âBut in one wayâ, reflects Leon, âJimiâs just my brother. When I was little, I thought what he was doing was ordinary stuff. I didnât even know we were poor, it was just life in the projects.â He remembers Jimi taking him to see Buster Crabbe in 15-minute Flash Gordon films, for a nickel â âthat was Jimiâs nickname: âBusterââ.
Leon has had an interesting life: taken into care at a foster home â where Jimi would visit him â short periods in jail for minor offences, drug problems for which he was successfully treated, and being taken on tour with his brother, during which he got âa share in the chicks backstageâ.
An accomplished artist, Leon went on to work with the Boeing aerospace company as an expert technical draughtsman. âI thought I was going to be drawing airplanes like Jimi taught meâ, he says, âbut it was nothing like that. You draw this bolt, or this nut and off it goes to some department and into a bit of machinery. So I quit.â
Leon was left out of his father Alâs will when he died in 2002, the estate going to Alâs adopted daughter in another marriage, Janie. Leon has initiated serial court cases staking a claim to his brotherâs music, as far as the US Supreme Court, which upheld the will. However, another ruling in 2011 granted Leon ârights to his brotherâs name and likenessâ â though not his music â and there was an undisclosed settlement in 2015. Although the overall loser in this bitter and often sordid battle, Leon says, in his brotherâs old flat: âItâs their problem. Theyâve made their billions, but Iâm happy. I am my brothers brother. So whoâs the richest?â
Leon launched his musical career âafter the age of 50â, he explains, âand it got going after I separated from my Catholic-bird wifeâ. As the Leon Hendrix Band, he has released two albums, with another on the way, but for this special night at the Scotch, he joins other musicians from a band called Are You Experienced, whose lead guitarist, John Campbell from Birmingham, is not so much a cover or tribute artist as a devotee, says Leon, âwhose antennae found my brotherâs spiritâ.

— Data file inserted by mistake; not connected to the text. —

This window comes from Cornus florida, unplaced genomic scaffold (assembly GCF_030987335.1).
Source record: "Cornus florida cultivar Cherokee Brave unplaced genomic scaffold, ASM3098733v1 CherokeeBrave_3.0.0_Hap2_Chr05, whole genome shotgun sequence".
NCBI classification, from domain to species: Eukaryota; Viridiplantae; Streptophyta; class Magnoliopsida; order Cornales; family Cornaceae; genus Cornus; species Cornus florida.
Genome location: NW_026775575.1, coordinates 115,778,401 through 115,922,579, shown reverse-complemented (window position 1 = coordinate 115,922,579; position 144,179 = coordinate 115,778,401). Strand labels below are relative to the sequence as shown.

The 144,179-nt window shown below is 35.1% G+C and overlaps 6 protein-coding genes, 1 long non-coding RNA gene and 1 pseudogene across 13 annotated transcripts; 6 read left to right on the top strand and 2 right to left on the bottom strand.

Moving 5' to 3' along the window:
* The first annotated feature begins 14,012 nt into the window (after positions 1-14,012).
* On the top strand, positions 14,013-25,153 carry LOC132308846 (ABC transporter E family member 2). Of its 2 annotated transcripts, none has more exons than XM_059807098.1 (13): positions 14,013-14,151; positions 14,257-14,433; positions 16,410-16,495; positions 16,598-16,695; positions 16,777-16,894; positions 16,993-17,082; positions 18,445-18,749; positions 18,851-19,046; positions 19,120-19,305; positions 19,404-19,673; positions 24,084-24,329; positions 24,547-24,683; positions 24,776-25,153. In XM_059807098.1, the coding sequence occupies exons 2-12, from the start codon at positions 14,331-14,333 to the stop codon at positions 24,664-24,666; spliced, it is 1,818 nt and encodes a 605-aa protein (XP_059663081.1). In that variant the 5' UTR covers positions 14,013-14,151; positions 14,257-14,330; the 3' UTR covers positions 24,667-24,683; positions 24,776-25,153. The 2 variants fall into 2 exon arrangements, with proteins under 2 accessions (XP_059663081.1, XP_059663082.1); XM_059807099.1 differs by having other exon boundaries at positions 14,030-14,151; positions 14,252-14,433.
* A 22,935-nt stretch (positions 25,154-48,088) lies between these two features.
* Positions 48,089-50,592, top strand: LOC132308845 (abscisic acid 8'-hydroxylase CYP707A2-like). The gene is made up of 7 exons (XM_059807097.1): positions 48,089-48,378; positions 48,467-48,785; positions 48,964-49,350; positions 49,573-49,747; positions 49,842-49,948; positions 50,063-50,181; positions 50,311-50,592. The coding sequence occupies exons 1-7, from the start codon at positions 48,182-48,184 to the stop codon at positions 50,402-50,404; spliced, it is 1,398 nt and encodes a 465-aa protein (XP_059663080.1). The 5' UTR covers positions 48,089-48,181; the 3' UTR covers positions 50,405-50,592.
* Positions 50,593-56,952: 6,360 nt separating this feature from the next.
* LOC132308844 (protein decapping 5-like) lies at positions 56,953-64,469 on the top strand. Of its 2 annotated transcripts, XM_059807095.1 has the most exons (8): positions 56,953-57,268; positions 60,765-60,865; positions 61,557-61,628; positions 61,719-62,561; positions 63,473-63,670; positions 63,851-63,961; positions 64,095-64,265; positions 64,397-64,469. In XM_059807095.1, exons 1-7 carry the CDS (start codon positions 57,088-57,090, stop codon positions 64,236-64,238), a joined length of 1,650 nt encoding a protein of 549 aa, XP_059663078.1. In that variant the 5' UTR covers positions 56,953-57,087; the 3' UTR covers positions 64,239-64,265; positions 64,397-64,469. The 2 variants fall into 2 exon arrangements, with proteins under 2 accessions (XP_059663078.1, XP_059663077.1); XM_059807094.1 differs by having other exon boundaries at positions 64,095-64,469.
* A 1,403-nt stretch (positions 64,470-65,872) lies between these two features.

Hendrix, The Who, the Rolling Stones and others played the Scotch back in the day, and on Saturday night Handel & Hendrix in London booked the now upscale nightclub for a special early-evening commemorative shift. âLetâs play it for Jimi,â said Campbell in broad Brummie, wearing the trademark military parade jacket and an orange sash around his head, launching into Machine Gun and Star Spangled Banner as appropriated by Hendrix.
Leon took the stage on which his brother played 50 years ago, and introduced Bob Dylanâs All Along the Watchtower, saying: âDylan picked up me and my Pa in his limousine, and called this one the song Jimi wrote!â Leon had some trouble remembering the lyrics, apologised, âSorry Jimiâ and confided to his audience: âI like to drink Jack Danielâs.â So what, they said in the forgiving, happy crowd, itâs Jimiâs brother.
Leon had said back at his brotherâs flat: âI just move with the spirit, man â where it takes me, I go, and Jimiâs there. Heâs my brother and heâs still lookinâ out for me.â And now, at the end of the evening: âGod bless you Jimi, for all the times you sent me round the world, following the spirit.â
Hendrix wrote his greatest ballad, Angel, for his mother, of whom he saw little. And of course, this was Leonâs mother too, of whom he saw even less. Which made for a cogent solo in Campbellâs rendering, during which Leon took his hands from his own rhythm guitar, removed his glasses and wiped a tear from his eye.